Fisheries (mis)management and the closure of Tonle Sap fishing lots

Hun Sen bans industry fishing at Tonle Sap lake permanently, Phnom Penh Post, Feb 29, 2012

Cambodia’s Prime Minister has announced an indefinite closure of 35 fishing lots around the Tonle Sap Lake, citing “illegal overfishing to the detriment of local villagers”.

The closure of these fishing lots marks the end of an era of fisheries management that began during French colonial times, whereby prime fishing grounds in the Tonle Sap Lake were parceled off for the exclusive use of elites and industry.  Fishing rights were auctioned to private bidders to raise revenues: the highest bidder then held exclusive fishing rights over a particular area, with Chinese merchants monopolizing the market.  Large-scale fisheries comprised of the most productive parts of the floodplain for which exclusive concessions were granted for two to four years.  Medium- and small-scale fisheries were essentially open access licences, allowing fishing gear of a certain size to be used in all areas except fishing lots.  This system pervaded, with minor variations, for over 140 years, and fishing lots have always been a major source of revenue for fishing lot owners.  Fishing lots have also provided jobs for local people, and been a source of fingerlings for small producer fish farmers.

In 2000, linked to village protests, declining fish stocks and access issues, an initial fisheries reform took place whereby 56 % of all fishing lots in the Tonle Sap were released to the public as a way to increase access of local villagers to fishing grounds.  After an initial chaotic period, fishers and fisheries officials settled into new forms of management which included a role for community fisheries and local resource management.  However, even with such reforms, life in fishing villages has not become that much easier.  Fishers have been increasing their fishing effort to ensure that they can meet their livelihood needs.  Fishers continue to struggle to send their kids to school, waste management remains an issue, and access to health and other social services remains difficult for these floating or stilt housed villages.  For these reasons, when fishers first heard about the proposed fishing lot closures in the Tonle Sap that were announced in the summer of 2011, they ware jubilant (especially given their experiences with the fishing lot releases in the early 2000s).

It is unclear, as of yet, if these fishing lot closures are really a good news story.  After conducting a dozen or so household interviews and several focus groups in February 2012, a time when the temporary closure of fishing lots in the Tonle Sap was already in place (I did interviews in Kampong Thom, Kampong Chaan, and Pursat), it became apparent to me that both small and medium scale fishers were not necessarily benefiting from such closures.  There are several reasons for this:

  • The fishing lots are completely closed — not released to the public — meaning that villagers cannot access these areas and no new fishing grounds have been opened up.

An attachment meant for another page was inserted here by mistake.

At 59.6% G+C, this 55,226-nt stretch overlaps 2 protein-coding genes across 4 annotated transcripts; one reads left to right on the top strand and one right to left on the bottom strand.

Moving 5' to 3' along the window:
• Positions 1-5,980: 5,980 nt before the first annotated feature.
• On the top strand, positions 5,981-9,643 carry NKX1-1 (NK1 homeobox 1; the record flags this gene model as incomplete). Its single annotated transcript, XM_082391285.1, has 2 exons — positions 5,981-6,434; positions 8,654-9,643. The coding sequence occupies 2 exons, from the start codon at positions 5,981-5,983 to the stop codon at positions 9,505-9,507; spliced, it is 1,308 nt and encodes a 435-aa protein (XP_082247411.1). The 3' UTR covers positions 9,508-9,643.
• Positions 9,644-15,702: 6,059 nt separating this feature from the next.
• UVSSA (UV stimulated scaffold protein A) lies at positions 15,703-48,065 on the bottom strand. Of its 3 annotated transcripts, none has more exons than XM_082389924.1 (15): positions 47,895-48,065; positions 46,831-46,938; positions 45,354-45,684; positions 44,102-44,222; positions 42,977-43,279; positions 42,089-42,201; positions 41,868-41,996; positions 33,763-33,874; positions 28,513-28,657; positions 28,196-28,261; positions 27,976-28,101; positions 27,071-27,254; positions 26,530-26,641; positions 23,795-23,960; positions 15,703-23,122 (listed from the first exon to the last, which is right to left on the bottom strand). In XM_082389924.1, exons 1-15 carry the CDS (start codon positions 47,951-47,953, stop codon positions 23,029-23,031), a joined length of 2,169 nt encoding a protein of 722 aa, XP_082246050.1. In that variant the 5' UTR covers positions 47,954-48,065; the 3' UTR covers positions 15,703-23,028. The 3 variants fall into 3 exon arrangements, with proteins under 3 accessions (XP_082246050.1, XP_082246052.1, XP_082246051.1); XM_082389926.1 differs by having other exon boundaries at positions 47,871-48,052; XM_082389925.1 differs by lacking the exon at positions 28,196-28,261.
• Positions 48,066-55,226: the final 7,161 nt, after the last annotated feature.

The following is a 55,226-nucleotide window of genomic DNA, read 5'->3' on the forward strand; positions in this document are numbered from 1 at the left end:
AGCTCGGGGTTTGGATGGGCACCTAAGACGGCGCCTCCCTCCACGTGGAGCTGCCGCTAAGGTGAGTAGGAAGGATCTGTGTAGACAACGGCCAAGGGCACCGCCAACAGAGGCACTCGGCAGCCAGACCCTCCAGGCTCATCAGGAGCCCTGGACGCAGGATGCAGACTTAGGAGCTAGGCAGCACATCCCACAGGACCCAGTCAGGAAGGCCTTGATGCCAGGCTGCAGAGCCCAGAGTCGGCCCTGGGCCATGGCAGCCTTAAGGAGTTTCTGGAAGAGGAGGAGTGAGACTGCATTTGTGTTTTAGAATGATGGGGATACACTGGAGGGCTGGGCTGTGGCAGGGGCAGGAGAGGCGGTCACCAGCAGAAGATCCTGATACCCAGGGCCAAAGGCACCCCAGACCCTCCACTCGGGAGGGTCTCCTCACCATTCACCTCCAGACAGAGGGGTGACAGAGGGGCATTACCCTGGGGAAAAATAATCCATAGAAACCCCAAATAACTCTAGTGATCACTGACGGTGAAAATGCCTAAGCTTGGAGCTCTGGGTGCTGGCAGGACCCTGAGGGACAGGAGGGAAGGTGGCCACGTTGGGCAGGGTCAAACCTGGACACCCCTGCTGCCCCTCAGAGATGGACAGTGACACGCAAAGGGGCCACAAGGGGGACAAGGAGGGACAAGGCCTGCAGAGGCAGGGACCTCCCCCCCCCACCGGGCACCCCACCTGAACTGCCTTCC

• Fish migration patterns appear to be shifting with the closure of the fishing lots, with reports of far more fish being found downstream of the Tonle Sap rather than in the Tonle Sap lake area.
  • The Tonle Sap Technical Authority is strictly enforcing the Fisheries Law — most small scale and medium scale fishers use more fishing gear (i.e., a greater amount of gill nets or using fences and traps to catch fish) than is legally allowed to earn their livelihood.  Such a crack down impacts livelihood options.
  • Medium scale fishers are feeling the impact of the lot closures since there is no supply of fingerling for raising fish and people who use bamboo traps and nets have had their gear destroyed.
  • Poorer households with limited fishing gear may be benefiting (a little is what was suggested to me); however, for those households that had family members working on the fishing lots (some fishing lots employed up to 60 workers) a valuable source of wage labour is now gone.  Some labourers have moved to work in cassava plantations.

It may be that strict enforcement combined with the closure of commercial fishing lots will enable fish stocks to recover, and this may be an important move in terms of the sustainability of this ecosystem.  To assess this, however, requires careful, consistent monitoring.  To my knowledge, no government authority or NGO is measuring catch levels other than for the dai fishery.  How this impacts small and medium scale fishers vis-a-vis food security and poverty alleviation also requires far greater attention.  Moreover, it is hard to know if the current strict enforcement of the fisheries law is linked to the lead up to the commune elections or if this is a new normal.

In sum, this is a reform that may not lead to enhancing local peoples lives (although we would all like it if it did) or enhancing the resource base.  Time will tell.